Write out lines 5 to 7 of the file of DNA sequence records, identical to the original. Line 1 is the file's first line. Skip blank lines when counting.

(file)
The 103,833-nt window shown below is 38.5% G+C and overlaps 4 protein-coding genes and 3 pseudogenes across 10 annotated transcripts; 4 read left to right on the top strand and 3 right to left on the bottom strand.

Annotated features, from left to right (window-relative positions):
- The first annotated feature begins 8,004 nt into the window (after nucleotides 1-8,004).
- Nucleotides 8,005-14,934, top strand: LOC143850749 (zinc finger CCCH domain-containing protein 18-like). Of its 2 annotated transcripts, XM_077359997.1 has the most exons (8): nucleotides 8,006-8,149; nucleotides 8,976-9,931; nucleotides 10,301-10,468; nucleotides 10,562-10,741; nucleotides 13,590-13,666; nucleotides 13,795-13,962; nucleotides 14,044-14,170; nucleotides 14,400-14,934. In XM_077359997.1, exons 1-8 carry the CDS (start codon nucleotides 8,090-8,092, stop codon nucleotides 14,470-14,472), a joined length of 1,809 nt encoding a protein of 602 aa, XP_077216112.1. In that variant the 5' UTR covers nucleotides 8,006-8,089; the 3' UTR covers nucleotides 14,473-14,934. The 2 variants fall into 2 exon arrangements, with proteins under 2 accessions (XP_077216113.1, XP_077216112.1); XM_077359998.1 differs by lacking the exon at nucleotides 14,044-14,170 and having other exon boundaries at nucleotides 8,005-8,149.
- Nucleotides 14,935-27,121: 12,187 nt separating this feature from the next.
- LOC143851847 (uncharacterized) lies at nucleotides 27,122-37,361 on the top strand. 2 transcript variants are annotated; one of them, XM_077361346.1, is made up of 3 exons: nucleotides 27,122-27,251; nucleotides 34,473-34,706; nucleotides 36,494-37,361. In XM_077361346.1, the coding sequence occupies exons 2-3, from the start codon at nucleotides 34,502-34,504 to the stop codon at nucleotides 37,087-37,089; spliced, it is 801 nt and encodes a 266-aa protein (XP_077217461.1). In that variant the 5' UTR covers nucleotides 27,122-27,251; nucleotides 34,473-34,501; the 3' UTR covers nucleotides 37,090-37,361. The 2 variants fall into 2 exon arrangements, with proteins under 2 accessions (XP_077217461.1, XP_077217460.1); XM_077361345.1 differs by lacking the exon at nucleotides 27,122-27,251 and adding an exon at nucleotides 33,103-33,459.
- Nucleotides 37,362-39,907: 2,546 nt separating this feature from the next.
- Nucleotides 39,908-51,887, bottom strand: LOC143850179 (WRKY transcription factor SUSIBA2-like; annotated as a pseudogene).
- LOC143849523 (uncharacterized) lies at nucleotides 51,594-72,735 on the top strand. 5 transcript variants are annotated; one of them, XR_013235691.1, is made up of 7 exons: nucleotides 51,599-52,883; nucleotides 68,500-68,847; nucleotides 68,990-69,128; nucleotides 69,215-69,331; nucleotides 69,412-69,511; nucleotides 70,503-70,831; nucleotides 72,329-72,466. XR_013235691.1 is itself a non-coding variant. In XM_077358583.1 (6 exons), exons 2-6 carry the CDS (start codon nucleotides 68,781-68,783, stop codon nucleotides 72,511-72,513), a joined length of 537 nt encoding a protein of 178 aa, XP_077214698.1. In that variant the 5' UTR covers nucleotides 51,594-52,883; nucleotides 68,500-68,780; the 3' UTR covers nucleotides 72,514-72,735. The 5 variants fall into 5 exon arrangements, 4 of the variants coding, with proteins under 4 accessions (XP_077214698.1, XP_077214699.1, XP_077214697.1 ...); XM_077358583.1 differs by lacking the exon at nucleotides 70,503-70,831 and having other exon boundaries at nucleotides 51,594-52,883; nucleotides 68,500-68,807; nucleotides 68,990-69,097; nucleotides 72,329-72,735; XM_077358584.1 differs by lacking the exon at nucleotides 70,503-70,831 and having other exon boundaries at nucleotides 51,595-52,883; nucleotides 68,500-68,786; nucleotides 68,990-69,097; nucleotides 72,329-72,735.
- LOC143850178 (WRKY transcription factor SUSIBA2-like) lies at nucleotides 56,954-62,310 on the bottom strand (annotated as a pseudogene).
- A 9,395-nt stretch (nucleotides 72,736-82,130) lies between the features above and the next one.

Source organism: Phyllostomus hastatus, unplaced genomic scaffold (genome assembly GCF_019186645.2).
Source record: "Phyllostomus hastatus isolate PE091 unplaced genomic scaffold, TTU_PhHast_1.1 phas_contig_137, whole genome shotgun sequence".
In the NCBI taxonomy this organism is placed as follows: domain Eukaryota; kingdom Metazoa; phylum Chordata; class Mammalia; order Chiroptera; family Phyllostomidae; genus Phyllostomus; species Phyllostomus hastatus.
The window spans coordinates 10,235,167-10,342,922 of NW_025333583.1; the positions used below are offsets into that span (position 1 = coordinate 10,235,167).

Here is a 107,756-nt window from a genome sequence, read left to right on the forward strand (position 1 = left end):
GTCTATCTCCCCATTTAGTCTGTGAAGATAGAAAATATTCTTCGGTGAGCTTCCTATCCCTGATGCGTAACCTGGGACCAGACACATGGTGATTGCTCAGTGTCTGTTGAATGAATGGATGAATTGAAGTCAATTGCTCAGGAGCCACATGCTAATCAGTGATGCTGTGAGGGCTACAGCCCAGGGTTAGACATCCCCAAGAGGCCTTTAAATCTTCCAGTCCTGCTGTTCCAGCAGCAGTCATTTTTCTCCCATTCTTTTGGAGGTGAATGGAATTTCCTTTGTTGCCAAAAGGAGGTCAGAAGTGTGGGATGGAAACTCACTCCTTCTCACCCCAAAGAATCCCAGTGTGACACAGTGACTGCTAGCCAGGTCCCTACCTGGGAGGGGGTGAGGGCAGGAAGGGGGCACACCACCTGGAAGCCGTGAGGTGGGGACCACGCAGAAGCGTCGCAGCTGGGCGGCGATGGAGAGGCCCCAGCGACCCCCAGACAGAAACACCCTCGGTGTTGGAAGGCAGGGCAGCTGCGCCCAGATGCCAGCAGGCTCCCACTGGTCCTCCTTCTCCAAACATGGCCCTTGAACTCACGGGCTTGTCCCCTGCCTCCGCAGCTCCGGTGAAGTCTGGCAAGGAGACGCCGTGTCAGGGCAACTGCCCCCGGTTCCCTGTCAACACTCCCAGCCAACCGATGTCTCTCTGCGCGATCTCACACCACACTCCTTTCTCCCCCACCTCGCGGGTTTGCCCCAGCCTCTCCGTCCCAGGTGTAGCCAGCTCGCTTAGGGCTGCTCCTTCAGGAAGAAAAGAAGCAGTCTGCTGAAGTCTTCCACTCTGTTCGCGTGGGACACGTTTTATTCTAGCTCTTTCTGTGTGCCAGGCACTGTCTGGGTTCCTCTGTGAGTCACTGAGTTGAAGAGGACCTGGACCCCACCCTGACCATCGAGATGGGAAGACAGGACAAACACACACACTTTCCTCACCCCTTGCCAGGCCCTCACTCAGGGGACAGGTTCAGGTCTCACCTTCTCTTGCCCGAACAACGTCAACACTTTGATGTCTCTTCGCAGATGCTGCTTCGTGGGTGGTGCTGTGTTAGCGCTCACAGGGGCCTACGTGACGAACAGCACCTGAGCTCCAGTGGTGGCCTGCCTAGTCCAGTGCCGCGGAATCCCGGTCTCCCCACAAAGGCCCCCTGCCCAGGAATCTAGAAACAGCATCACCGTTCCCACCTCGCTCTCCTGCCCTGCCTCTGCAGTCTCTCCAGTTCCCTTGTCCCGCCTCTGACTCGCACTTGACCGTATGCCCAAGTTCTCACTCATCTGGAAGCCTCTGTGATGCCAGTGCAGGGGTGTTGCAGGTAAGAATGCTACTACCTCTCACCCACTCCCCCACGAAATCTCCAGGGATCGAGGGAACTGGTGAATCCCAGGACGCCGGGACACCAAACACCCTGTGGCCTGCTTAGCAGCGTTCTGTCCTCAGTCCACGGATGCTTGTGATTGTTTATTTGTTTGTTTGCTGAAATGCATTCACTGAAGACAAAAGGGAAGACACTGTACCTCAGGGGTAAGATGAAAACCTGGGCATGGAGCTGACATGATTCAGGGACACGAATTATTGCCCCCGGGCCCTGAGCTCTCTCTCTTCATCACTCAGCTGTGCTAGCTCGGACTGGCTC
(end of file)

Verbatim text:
- Nucleotides 14,935-27,121: 12,187 nt separating this feature from the next.
- LOC143851847 (uncharacterized) lies at nucleotides 27,122-37,361 on the top strand. 2 transcript variants are annotated; one of them, XM_077361346.1, is made up of 3 exons: nucleotides 27,122-27,251; nucleotides 34,473-34,706; nucleotides 36,494-37,361. In XM_077361346.1, the coding sequence occupies exons 2-3, from the start codon at nucleotides 34,502-34,504 to the stop codon at nucleotides 37,087-37,089; spliced, it is 801 nt and encodes a 266-aa protein (XP_077217461.1). In that variant the 5' UTR covers nucleotides 27,122-27,251; nucleotides 34,473-34,501; the 3' UTR covers nucleotides 37,090-37,361. The 2 variants fall into 2 exon arrangements, with proteins under 2 accessions (XP_077217461.1, XP_077217460.1); XM_077361345.1 differs by lacking the exon at nucleotides 27,122-27,251 and adding an exon at nucleotides 33,103-33,459.
- Nucleotides 37,362-39,907: 2,546 nt separating this feature from the next.